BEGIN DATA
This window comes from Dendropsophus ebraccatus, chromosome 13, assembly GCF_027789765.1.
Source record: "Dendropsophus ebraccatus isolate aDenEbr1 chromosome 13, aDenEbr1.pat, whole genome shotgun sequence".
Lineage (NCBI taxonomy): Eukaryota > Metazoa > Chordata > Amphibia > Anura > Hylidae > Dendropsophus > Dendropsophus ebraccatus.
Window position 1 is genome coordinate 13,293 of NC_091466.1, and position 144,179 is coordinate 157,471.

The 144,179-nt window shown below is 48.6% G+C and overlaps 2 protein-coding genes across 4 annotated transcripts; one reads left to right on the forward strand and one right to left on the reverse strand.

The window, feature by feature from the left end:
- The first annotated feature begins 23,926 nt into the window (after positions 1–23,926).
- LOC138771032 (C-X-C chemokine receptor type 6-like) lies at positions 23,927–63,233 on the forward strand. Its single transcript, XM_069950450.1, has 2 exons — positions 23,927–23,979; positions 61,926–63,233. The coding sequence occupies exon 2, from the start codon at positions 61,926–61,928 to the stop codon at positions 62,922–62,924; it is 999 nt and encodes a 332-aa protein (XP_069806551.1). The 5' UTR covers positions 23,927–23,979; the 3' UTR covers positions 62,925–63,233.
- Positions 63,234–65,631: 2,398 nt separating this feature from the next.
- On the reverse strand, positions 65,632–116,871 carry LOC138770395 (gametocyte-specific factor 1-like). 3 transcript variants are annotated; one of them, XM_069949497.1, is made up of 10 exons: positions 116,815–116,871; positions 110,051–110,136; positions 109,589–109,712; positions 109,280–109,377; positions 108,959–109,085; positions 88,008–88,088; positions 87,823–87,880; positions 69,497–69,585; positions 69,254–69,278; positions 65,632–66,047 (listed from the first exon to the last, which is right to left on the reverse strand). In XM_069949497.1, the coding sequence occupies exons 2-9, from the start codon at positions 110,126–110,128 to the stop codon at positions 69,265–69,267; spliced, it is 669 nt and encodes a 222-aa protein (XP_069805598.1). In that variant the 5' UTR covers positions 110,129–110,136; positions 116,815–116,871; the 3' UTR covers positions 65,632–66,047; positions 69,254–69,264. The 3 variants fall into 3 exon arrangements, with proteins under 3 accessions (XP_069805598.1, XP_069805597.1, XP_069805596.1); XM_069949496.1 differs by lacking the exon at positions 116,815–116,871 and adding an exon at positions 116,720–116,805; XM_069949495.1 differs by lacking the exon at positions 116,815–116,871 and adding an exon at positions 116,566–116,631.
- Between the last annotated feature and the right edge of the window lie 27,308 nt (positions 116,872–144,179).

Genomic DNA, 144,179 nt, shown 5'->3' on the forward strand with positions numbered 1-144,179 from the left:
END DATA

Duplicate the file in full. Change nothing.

This window comes from Dendropsophus ebraccatus, chromosome 13, assembly GCF_027789765.1.
Source record: "Dendropsophus ebraccatus isolate aDenEbr1 chromosome 13, aDenEbr1.pat, whole genome shotgun sequence".
Lineage (NCBI taxonomy): Eukaryota > Metazoa > Chordata > Amphibia > Anura > Hylidae > Dendropsophus > Dendropsophus ebraccatus.
Window position 1 is genome coordinate 13,293 of NC_091466.1, and position 144,179 is coordinate 157,471.

The 144,179-nt window shown below is 48.6% G+C and overlaps 2 protein-coding genes across 4 annotated transcripts; one reads left to right on the forward strand and one right to left on the reverse strand.

The window, feature by feature from the left end:
- The first annotated feature begins 23,926 nt into the window (after positions 1–23,926).
- LOC138771032 (C-X-C chemokine receptor type 6-like) lies at positions 23,927–63,233 on the forward strand. Its single transcript, XM_069950450.1, has 2 exons — positions 23,927–23,979; positions 61,926–63,233. The coding sequence occupies exon 2, from the start codon at positions 61,926–61,928 to the stop codon at positions 62,922–62,924; it is 999 nt and encodes a 332-aa protein (XP_069806551.1). The 5' UTR covers positions 23,927–23,979; the 3' UTR covers positions 62,925–63,233.
- Positions 63,234–65,631: 2,398 nt separating this feature from the next.
- On the reverse strand, positions 65,632–116,871 carry LOC138770395 (gametocyte-specific factor 1-like). 3 transcript variants are annotated; one of them, XM_069949497.1, is made up of 10 exons: positions 116,815–116,871; positions 110,051–110,136; positions 109,589–109,712; positions 109,280–109,377; positions 108,959–109,085; positions 88,008–88,088; positions 87,823–87,880; positions 69,497–69,585; positions 69,254–69,278; positions 65,632–66,047 (listed from the first exon to the last, which is right to left on the reverse strand). In XM_069949497.1, the coding sequence occupies exons 2-9, from the start codon at positions 110,126–110,128 to the stop codon at positions 69,265–69,267; spliced, it is 669 nt and encodes a 222-aa protein (XP_069805598.1). In that variant the 5' UTR covers positions 110,129–110,136; positions 116,815–116,871; the 3' UTR covers positions 65,632–66,047; positions 69,254–69,264. The 3 variants fall into 3 exon arrangements, with proteins under 3 accessions (XP_069805598.1, XP_069805597.1, XP_069805596.1); XM_069949496.1 differs by lacking the exon at positions 116,815–116,871 and adding an exon at positions 116,720–116,805; XM_069949495.1 differs by lacking the exon at positions 116,815–116,871 and adding an exon at positions 116,566–116,631.
- Between the last annotated feature and the right edge of the window lie 27,308 nt (positions 116,872–144,179).

Genomic DNA, 144,179 nt, shown 5'->3' on the forward strand with positions numbered 1-144,179 from the left: